Court the brightest college and business-school graduates, compensate them beyond their wildest dreams, promote them at every opportunity, let them pursue projects that pique their interest, and step out of the way. A surefire recipe for success, right? Not necessarily. According to business author Malcolm Gladwell, the relentless pursuit of talent may have contributed to Enron’s notorious collapse last year—and a misguided set of priorities throughout the corporate world today.
The Star Culture
As advised by McKinsey & Company, the U. S.’s top management-consulting firm, Enron developed a culture that worshipped up-and-coming stars. As former chairman and CEO Kenneth Lay put it, “The only thing that differentiates Enron from our competitors is our people, our talent.” At its peak, the company hired droves of new MBAs each year from among the top students at the country’s leading business schools.
Company management gave these academic overachievers great latitude in creating roles for themselves within the company. The result was that projects sprang up, not because they fit into the company’s overall strategy, but because they engaged a star’s interest even if that individual wasn’t the best person for the job. Someone deemed “talented” could quickly leap up the corporate ladder, frequently changing positions along the way. This kind of career mobility made assessing performance rather than focusing on innate intelligence or responding to personality traits virtually impossible.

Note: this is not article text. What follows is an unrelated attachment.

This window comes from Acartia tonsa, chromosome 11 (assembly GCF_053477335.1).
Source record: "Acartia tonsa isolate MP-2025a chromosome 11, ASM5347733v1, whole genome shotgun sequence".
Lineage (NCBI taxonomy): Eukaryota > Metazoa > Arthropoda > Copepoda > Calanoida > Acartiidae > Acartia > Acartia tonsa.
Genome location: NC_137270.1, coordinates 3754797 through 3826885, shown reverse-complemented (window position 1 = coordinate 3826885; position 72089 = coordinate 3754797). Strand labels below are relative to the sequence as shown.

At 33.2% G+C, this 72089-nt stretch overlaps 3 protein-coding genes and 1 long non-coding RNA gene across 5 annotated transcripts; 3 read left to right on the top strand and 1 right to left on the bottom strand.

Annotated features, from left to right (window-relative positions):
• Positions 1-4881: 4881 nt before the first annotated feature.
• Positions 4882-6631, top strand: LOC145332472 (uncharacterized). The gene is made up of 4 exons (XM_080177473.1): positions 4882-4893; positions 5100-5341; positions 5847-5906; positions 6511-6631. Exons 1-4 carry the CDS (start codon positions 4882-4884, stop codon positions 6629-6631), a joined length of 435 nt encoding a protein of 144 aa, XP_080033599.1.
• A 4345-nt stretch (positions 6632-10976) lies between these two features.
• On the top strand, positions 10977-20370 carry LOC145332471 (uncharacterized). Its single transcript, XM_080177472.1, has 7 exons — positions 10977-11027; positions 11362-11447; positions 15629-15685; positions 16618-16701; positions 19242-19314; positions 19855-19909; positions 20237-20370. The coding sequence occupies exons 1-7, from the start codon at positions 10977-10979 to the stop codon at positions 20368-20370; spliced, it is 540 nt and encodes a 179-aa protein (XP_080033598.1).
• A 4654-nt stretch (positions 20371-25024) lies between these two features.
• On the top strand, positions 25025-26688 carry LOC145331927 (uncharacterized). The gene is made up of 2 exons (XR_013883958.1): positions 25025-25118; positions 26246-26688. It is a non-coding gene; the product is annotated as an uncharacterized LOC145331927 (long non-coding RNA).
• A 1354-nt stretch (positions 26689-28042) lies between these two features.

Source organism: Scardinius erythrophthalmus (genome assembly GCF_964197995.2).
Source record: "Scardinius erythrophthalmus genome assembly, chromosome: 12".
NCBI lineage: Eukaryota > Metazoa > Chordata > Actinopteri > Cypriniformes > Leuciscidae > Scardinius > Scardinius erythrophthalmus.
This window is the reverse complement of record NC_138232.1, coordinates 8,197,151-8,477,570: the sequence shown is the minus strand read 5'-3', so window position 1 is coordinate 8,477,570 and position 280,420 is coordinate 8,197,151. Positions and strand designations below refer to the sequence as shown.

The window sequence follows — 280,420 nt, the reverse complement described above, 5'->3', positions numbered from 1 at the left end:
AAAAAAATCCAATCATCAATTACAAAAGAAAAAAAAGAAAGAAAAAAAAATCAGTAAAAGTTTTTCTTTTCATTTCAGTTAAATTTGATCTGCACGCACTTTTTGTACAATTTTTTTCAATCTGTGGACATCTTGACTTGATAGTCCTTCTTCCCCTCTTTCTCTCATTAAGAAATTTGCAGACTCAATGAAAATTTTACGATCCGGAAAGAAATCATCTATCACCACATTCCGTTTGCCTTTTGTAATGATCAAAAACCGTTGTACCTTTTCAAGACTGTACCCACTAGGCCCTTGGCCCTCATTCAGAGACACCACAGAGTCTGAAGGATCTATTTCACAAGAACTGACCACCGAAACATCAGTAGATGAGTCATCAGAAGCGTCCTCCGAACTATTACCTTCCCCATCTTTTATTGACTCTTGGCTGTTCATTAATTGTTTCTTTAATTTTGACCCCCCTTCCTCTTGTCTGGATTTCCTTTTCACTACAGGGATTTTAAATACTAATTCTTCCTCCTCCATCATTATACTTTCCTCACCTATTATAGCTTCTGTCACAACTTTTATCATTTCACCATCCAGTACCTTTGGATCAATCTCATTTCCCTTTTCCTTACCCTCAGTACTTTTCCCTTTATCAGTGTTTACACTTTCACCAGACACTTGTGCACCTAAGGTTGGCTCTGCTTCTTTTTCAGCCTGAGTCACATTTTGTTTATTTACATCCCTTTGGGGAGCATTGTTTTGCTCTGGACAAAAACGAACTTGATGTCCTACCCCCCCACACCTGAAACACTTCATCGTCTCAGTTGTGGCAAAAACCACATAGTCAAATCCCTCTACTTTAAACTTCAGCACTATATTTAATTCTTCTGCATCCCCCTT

Nevertheless, how could a company go wrong by hiring and promoting based on smarts? After all, today’s business environment demands that companies innovate faster than their competitors in every facet of the organization. Conventional wisdom holds that artistic accomplishments and scientific breakthroughs come from moments of individual inspiration rather than from group think. So why wouldn’t a company that caters to genius trounce those that don’t?
For one thing, as Gladwell says, “the link between, say, I. Q. and job performance is distinctly underwhelming.” Success in the classroom doesn’t automatically translate to success in the
workplace—more than knowing facts and figures, the most effective workers understand how to interact with others in productive ways. Equally important, a strategy of building an organization around the talent and whims of top-tier employees is doomed to fail because it serves to optimize the parts at the expense of the whole (see “Trade-offs for Talent”). For example, when one executive launched Enron’s global broadband unit, he invited the company’s top 100 performers to a recruitment fair. By the end of the week, he had hired 50 of those employees, leaving 50 positions to fill elsewhere in the company. According to Gladwell, “Nobody . . . seemed worried that those 50 holes might disrupt the functioning of the affected departments, that stability in a firm’s existing businesses might be a good thing, that the self-fulfillment of Enron’s star employees might possibly be in conflict with the best interests of the firm as a whole.” Instead, management reveled in the executive’s entrepreneurial zeal.
Based on the Enron debacle and other high-profile corporate failures, some are beginning to question the emphasis on talent at any cost. Gladwell cites Southwest Airlines, WalMart, and Procter & Gamble as examples of companies that have been remarkably successful by shunning the star system. These companies hire workers not for their credentials and charisma, but for their ability to contribute to an overall effort. They reward employees not with astonishing bonuses and glamorous assignments, but with the knowledge that they are creating value for themselves, their customers, and their stockholders. They built structures that bring individuals together in ways that make the organization more that the sum of its parts and that bring out the best in all employees, not just the cream of the crop. For when the system is the star, everyone benefits.